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Tuesday, August 14, 2012

How About That Hat Pin?

Bet you are already wondering why I am addressing hat pins. Do you even know where they originated from and why? I certainly didn't, but in my quest to discuss all aspects of fashion, I thought it may give you some food for thought.

The true history of hatpins dates back from the 1400's when women used to secure veils or a clothes heading called "wimples" with hatpins. It was later in the 1850's that hatpins were used to secure straw hats from falling off a woman's head, and in those days, having an uncovered head was a serious fashion faux pas. Over time, hatpins became longer and more decorative. The basic "working girl" hat pin was a black or white bead that was easily mass produced. As the trend began to grow and hat pins became more ornate to denote social standing, jewelers began designing their own in finer material including carnival glass, blown molded glass, painted, gold, silver and brass.
  • Sterling silver was one of the most popular material used with images of flowers and ladies
  • Gold hatpins were mostly given as gifts and featured gemstones
  • Brass and copper were more affordable and often highlighted rhinestones or glass
  • Natural materials were made of mother of pearl, ivory, amber or coral
  • Man-made hatpins in the early 1920's made of plastics were most affordable but not necessarily the bet choice

By the late 1890's to 1920's hatpins became all the rage when music hall actresses began replacing their bonnet strings to their elaborate hats with secured hat pins. Hairstyles were also being worn upswept and more coiffed, so the hatpin gave women the opportunity to not only secure the hat but adjust it to however they chose to angle the hat on their head. With each new era, the designs became more elaborate including the Victorian era with influences of Oriental and then later when Art Nouveau designs were inspired by nature. During the Edwardian era, hats were exceptionally large, so hatpins were often 14 inches long, whereas in the 1920's during the Art Deco movement, hats were often smaller, had layered materials and were geometric in style. I can appreciate the Art Deco era in the late 1920's and would love to be able to utilize the pins into wardrobes of today. I can see using an antique hat pin to secure a plain or solid color scarf, for instance.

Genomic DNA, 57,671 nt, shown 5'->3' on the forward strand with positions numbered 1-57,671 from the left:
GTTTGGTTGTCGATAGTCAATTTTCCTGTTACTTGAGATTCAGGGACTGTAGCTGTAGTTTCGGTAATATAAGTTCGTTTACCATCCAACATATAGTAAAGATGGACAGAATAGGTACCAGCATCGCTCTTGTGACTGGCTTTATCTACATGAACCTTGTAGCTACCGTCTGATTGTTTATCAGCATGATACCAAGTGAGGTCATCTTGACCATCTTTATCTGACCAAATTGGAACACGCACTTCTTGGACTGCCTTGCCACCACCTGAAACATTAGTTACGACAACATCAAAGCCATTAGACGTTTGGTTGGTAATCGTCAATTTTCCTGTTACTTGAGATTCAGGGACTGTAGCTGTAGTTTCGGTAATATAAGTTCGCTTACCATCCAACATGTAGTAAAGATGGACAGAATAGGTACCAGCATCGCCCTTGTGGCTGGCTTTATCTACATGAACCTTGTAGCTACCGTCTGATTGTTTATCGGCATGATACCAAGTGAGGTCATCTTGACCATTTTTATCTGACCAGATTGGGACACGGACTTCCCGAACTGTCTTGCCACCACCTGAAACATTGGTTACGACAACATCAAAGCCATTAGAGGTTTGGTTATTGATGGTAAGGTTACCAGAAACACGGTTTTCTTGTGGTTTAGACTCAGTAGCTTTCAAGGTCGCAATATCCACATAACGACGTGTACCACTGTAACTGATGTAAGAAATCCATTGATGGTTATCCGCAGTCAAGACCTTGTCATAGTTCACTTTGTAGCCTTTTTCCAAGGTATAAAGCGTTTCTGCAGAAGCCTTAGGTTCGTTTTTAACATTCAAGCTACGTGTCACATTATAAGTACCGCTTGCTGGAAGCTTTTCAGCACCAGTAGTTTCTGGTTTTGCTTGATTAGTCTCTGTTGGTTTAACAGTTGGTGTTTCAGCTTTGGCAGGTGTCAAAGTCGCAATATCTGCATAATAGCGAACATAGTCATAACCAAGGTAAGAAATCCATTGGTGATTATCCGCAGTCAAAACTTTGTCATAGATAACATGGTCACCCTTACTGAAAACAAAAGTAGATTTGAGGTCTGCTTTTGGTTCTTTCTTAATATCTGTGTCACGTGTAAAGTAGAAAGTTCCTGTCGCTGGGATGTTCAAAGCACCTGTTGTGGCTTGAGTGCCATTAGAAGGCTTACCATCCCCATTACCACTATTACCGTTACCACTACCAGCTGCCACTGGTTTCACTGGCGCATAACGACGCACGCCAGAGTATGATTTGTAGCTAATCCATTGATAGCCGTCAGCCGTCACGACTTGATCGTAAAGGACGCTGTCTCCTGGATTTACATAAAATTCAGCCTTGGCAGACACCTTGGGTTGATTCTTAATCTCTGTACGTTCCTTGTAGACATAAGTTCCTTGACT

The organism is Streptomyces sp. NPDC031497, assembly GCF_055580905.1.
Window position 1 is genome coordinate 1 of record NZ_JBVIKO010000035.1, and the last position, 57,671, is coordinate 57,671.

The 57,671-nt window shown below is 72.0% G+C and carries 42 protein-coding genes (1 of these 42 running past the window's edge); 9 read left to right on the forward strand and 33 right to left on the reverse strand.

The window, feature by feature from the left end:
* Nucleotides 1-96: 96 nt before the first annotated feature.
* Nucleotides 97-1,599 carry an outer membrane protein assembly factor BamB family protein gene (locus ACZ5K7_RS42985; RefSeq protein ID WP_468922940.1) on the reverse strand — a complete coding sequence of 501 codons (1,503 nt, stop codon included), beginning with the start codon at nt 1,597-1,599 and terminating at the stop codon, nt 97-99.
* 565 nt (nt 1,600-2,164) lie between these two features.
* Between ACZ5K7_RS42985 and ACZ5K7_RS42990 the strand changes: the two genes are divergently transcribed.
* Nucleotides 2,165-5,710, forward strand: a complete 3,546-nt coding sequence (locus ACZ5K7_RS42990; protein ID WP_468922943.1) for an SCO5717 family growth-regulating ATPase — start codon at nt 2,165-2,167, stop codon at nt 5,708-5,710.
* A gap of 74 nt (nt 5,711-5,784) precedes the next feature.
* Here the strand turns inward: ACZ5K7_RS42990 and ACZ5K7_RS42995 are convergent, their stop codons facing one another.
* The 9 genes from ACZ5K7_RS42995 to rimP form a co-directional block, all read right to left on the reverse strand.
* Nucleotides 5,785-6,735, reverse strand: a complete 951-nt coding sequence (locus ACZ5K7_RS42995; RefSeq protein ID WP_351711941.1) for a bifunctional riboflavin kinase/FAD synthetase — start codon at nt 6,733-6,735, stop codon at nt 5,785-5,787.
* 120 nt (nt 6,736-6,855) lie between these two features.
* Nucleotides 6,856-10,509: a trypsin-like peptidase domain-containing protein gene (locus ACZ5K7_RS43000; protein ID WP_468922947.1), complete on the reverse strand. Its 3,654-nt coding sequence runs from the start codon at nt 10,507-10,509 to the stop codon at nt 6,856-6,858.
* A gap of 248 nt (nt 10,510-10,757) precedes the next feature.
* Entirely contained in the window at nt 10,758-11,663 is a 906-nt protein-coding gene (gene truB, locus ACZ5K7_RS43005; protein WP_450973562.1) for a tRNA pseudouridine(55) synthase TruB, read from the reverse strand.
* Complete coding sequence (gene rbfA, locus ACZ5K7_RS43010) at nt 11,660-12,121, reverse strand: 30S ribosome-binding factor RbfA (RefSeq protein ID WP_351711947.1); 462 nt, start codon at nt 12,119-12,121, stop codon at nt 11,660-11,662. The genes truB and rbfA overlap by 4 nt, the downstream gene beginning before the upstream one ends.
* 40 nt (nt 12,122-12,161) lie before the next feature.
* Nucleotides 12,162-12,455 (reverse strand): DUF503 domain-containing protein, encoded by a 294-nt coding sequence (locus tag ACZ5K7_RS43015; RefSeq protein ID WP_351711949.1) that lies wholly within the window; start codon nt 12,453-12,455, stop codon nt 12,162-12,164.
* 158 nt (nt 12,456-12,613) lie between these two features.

So, if you started a hatpin collection today where would you display it? On a decorative pillow, a fabric bulletin board, on a hat itself or for me....a lapel. I have always loved the look of a hatpin on a lapel. I like them clustered in groups of three unless they are large in size. Anything decorative works best in odd numbers.

If you are interested in learning more about hatpins, and there is much more to learn, check out the American Hatpin Society.

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